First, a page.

Austin J Clin Ophthalmol. 2014;1(6): 1027.
Fukuyama H, Hashida N* and Nishida K
Department of Ophthalmology, Osaka University Graduate School of Medicine, Japan
*Corresponding author: Hashida N, Department of Ophthalmology, Osaka University Graduate School of Medicine, E7, 2-2 Yamadaoka, Suita, Osaka, 565-0871, Japan
Received: June 20, 2014; Accepted: July 18, 2014; Published: July 21, 2014
Purpose: The aim of this study was to report a case of scleritis associated with immunoglobulin G4 (IgG4)-related aseptic meningitis.
Case report: A 63-year-old man, who was referred to our clinic with refractory uveitis, presented initially with severe headache, fever and ocular inflammations. Slit-lamp examination revealed bilateral scleritis, an increase of scleral thickness was also observed by anterior segment optical coherence tomography (CASIA SS-1000, Tomey, Japan). After the investigation for a fever of unknown origin, IgG4-related aseptic meningitis was diagnosed with a cerebrospinal fluid (CSF) examination and bone marrow biopsy. After the definite diagnosis, the patient was treated with oral prednisolone (initial dose 30 mg/day). After the treatments, all symptoms including inflammation of the sclera, headache, and laboratory data were improved. The scleral thickness also decreased markedly. With treatment, ocular inflammation was controlled during the following 7 months, but the scleritis recurred during steroid tapering. Currently, the patient continues to be followed untreated without complications.
Conclusion: The clinical findings of ocular inflammation strongly suggested scleritis in this patient. To our knowledge, this is the first report of scleritis associated with IgG4-related aseptic meningitis. It is necessary to consider the IgG4-related disease as a differential diagnosis of scleritis.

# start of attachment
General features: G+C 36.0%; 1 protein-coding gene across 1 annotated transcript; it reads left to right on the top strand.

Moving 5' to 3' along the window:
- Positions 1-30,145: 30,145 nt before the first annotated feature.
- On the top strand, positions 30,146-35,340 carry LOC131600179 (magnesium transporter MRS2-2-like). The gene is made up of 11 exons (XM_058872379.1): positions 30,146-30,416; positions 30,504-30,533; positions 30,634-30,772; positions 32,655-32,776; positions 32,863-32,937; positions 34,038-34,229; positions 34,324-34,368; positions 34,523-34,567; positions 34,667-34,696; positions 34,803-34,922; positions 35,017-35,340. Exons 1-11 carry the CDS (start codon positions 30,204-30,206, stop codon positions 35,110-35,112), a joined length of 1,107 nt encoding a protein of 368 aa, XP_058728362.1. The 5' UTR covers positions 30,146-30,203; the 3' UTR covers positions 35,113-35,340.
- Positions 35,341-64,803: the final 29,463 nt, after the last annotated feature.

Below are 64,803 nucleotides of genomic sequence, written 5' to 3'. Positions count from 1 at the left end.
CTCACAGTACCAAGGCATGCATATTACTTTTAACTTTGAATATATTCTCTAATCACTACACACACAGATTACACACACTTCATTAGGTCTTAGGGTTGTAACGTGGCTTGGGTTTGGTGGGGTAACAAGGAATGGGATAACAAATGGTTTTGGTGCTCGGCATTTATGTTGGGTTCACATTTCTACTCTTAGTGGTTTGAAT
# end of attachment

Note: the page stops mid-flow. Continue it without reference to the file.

Keywords: Scleritis; Immunoglobulin IgG4; Meningitis
IgG4-related disease (IgG4-RD) is an unknown disease entity characterized by elevated serum IgG4 concentration, tumefaction, a dense lymphoplasmacytic infiltrate rich in IgG4-positive plasma cells, storiform fibrosis, obliterative phlebitis, mild to moderate eosinophilic, and elevated serum IgG4 levels . IgG4-RD can affect almost any organ: the biliary tract, salivary glands, per orbital tissues, kidneys, lungs, lymph nodes, meninges, aorta, breast, prostate, thyroid, pericardium, and skin.
Diagnosis of IgG4-RD is based on identification of a combination of reported histologic patterns and increased numbers of IgG4 polyclonal plasma cells . The underlying pathologic mechanism of IgG4-RD is unclear; however, enriched lymphoplasmacytic infiltration of IgG4-positive plasma cells, fibrosis in the involved organs, and elevated levels of serum IgG4 were thought to be involved in the pathogenesis. Glucocorticoid had been shown to have clinical efficacy [3,4]. Despite a good response to steroid therapy, the lesion often recurs during steroid tapering or following the withdrawal of steroid treatment [4,5] Rituximab (an anti-CD20 monoclonal antibody) has also been effectively used in patients with refractory to corticosteroids and immunosuppressive agents .
Mikulicz’s disease, characterized by swelling of lacrimal and salivary glands, has been identified as part of the spectrum of IgG4- RD [6,7]. Since then, many studies on IgG4-RD in the ophthalmic region have focused to a large extent on the lacrimal gland. However, IgG4-RD has been reported to affect several ophthalmic region not only the lacrimal gland but also other ocular adnexa, such as extraocular muscles, branches of the trigeminal nerve [8- 11]. Ocular manifestations of IgG4-RD are reported to as external ophthalmoplegia, ptosis, exophthalmos, intraocular pressure elevation, and ophthalmalgia.